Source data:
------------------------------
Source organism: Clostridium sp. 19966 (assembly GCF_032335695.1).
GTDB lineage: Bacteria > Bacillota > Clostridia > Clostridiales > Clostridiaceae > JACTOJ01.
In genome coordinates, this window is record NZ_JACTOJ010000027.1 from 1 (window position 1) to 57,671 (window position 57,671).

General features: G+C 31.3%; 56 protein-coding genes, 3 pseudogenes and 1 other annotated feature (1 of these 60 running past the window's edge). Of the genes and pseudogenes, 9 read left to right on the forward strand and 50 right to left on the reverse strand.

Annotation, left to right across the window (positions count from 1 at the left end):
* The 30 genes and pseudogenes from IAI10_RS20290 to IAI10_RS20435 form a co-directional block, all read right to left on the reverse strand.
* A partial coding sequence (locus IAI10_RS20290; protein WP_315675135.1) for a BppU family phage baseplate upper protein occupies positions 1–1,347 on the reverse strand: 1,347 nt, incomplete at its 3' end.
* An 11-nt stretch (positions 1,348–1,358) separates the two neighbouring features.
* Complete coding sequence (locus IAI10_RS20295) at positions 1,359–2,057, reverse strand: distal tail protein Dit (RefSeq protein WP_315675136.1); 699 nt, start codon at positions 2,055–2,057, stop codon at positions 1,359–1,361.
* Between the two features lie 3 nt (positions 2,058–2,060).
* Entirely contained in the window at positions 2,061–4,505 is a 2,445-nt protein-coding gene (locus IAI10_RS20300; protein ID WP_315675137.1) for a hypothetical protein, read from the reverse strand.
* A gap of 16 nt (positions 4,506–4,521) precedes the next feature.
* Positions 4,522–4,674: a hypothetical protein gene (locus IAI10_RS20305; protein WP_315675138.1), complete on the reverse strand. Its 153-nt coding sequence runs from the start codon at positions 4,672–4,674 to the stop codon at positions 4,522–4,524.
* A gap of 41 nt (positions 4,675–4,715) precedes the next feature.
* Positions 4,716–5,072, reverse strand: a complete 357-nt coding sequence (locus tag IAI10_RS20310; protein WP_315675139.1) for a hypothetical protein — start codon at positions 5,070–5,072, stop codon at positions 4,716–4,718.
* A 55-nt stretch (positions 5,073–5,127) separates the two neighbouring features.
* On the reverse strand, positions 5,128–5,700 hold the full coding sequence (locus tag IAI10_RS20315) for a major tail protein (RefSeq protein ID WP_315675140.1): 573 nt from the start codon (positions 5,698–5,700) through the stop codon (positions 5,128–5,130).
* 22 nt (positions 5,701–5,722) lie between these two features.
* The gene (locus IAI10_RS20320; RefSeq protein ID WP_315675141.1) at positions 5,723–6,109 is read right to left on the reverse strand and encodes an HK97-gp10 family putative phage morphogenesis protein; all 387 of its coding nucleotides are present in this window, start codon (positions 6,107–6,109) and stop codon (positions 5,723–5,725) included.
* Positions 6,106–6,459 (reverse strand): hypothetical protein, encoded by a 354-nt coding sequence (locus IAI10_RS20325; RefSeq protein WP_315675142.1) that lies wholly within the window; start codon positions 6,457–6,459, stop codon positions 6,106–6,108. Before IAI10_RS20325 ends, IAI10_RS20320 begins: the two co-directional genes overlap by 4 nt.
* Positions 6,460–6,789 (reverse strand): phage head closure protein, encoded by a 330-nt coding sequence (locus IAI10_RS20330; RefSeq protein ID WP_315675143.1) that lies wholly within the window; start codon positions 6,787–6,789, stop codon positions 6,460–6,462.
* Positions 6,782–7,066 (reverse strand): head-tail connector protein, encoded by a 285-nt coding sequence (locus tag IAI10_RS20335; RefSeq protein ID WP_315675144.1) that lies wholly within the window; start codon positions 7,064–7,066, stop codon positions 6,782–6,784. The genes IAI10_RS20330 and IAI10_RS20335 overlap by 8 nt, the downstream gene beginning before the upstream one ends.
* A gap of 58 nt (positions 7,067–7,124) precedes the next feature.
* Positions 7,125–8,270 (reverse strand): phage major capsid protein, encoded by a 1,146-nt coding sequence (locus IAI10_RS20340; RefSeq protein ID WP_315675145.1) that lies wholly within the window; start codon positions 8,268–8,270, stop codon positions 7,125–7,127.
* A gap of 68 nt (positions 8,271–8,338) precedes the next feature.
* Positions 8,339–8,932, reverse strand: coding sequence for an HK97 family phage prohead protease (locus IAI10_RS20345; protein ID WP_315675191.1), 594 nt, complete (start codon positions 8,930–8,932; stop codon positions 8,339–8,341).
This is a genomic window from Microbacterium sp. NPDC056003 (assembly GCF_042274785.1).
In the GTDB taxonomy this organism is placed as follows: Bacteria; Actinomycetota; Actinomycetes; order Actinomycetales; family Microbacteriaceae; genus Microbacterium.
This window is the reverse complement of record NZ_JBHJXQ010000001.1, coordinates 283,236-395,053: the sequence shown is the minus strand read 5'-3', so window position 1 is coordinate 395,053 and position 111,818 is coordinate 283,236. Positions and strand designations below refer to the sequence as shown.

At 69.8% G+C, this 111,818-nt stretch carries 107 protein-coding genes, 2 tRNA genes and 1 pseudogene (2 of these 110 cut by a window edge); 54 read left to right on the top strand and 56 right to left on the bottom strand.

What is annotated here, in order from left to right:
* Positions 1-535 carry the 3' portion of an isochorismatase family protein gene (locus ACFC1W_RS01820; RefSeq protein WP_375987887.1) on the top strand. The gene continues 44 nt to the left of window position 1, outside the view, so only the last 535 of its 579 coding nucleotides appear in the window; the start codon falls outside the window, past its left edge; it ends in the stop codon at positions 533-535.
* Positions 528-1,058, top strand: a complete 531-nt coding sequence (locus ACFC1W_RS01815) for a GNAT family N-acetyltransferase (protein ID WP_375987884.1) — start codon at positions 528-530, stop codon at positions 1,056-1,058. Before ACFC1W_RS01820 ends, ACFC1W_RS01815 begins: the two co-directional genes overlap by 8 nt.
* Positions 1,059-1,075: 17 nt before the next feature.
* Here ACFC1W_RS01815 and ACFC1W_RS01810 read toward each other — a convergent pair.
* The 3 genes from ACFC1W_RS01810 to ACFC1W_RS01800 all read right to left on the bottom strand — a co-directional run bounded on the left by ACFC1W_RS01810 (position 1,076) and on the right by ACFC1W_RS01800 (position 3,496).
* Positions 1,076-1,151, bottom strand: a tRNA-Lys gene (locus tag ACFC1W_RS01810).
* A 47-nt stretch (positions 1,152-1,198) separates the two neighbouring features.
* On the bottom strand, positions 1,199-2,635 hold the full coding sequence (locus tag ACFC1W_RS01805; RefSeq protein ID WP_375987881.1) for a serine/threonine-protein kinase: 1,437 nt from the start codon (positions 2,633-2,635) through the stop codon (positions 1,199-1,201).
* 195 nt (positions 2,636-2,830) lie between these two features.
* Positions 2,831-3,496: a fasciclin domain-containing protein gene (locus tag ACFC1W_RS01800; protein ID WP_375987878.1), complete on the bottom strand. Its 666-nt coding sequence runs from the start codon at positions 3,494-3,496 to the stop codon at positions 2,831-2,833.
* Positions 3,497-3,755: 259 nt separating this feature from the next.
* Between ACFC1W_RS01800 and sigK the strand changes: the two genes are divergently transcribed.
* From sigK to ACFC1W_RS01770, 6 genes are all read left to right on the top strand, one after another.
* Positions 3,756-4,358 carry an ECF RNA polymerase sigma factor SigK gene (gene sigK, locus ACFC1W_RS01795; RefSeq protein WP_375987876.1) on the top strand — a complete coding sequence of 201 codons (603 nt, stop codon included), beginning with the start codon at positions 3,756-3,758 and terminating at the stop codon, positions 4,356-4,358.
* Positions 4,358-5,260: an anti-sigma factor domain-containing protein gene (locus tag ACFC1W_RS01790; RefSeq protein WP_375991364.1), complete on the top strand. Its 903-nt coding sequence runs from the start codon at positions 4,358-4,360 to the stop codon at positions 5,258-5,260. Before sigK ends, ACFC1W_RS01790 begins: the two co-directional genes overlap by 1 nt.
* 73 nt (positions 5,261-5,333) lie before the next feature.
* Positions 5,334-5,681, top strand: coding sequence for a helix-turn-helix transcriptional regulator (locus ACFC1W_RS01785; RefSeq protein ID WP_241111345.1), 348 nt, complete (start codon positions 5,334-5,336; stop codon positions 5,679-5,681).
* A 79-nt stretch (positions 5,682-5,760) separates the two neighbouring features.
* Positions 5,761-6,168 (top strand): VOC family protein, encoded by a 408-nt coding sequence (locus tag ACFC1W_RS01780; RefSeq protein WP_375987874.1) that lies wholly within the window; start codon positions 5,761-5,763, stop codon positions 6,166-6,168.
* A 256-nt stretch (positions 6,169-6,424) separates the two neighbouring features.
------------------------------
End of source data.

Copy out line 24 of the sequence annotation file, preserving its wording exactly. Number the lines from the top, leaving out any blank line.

* Positions 7,125–8,270 (reverse strand): phage major capsid protein, encoded by a 1,146-nt coding sequence (locus IAI10_RS20340; RefSeq protein ID WP_315675145.1) that lies wholly within the window; start codon positions 8,268–8,270, stop codon positions 7,125–7,127.